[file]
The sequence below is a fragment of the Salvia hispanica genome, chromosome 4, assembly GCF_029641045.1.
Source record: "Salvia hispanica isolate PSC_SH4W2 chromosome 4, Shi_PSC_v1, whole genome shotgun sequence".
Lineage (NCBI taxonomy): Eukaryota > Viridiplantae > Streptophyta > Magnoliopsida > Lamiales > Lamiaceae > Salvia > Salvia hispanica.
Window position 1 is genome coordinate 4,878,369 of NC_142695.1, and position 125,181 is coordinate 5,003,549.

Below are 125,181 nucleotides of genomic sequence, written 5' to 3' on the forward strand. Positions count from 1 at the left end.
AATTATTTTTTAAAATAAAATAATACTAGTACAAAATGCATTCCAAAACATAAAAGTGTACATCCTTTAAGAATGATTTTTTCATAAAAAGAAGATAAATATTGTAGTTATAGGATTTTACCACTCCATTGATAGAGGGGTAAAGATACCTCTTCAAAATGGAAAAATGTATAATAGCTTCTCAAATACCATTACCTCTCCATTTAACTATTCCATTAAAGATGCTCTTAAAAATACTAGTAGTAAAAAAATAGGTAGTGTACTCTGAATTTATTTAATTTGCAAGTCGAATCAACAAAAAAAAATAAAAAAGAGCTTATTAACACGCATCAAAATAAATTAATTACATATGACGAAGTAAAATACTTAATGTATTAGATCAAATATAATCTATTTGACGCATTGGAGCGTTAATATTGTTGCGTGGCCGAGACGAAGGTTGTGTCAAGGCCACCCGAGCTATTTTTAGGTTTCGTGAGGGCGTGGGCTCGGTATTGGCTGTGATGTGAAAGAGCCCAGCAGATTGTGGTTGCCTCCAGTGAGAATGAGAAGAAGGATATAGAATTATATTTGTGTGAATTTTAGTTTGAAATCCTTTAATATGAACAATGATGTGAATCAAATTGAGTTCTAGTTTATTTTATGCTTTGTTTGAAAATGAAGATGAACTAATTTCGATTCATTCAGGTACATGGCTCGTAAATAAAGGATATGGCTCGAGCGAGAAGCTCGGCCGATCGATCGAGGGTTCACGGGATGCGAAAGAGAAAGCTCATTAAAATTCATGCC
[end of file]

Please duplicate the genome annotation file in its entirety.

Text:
The sequence below is a fragment of the Salvia hispanica genome, chromosome 4, assembly GCF_029641045.1.
Source record: "Salvia hispanica isolate PSC_SH4W2 chromosome 4, Shi_PSC_v1, whole genome shotgun sequence".
Lineage (NCBI taxonomy): Eukaryota > Viridiplantae > Streptophyta > Magnoliopsida > Lamiales > Lamiaceae > Salvia > Salvia hispanica.
Window position 1 is genome coordinate 4,878,369 of NC_142695.1, and position 125,181 is coordinate 5,003,549.

Below are 125,181 nucleotides of genomic sequence, written 5' to 3' on the forward strand. Positions count from 1 at the left end.
AATTATTTTTTAAAATAAAATAATACTAGTACAAAATGCATTCCAAAACATAAAAGTGTACATCCTTTAAGAATGATTTTTTCATAAAAAGAAGATAAATATTGTAGTTATAGGATTTTACCACTCCATTGATAGAGGGGTAAAGATACCTCTTCAAAATGGAAAAATGTATAATAGCTTCTCAAATACCATTACCTCTCCATTTAACTATTCCATTAAAGATGCTCTTAAAAATACTAGTAGTAAAAAAATAGGTAGTGTACTCTGAATTTATTTAATTTGCAAGTCGAATCAACAAAAAAAAATAAAAAAGAGCTTATTAACACGCATCAAAATAAATTAATTACATATGACGAAGTAAAATACTTAATGTATTAGATCAAATATAATCTATTTGACGCATTGGAGCGTTAATATTGTTGCGTGGCCGAGACGAAGGTTGTGTCAAGGCCACCCGAGCTATTTTTAGGTTTCGTGAGGGCGTGGGCTCGGTATTGGCTGTGATGTGAAAGAGCCCAGCAGATTGTGGTTGCCTCCAGTGAGAATGAGAAGAAGGATATAGAATTATATTTGTGTGAATTTTAGTTTGAAATCCTTTAATATGAACAATGATGTGAATCAAATTGAGTTCTAGTTTATTTTATGCTTTGTTTGAAAATGAAGATGAACTAATTTCGATTCATTCAGGTACATGGCTCGTAAATAAAGGATATGGCTCGAGCGAGAAGCTCGGCCGATCGATCGAGGGTTCACGGGATGCGAAAGAGAAAGCTCATTAAAATTCATGCC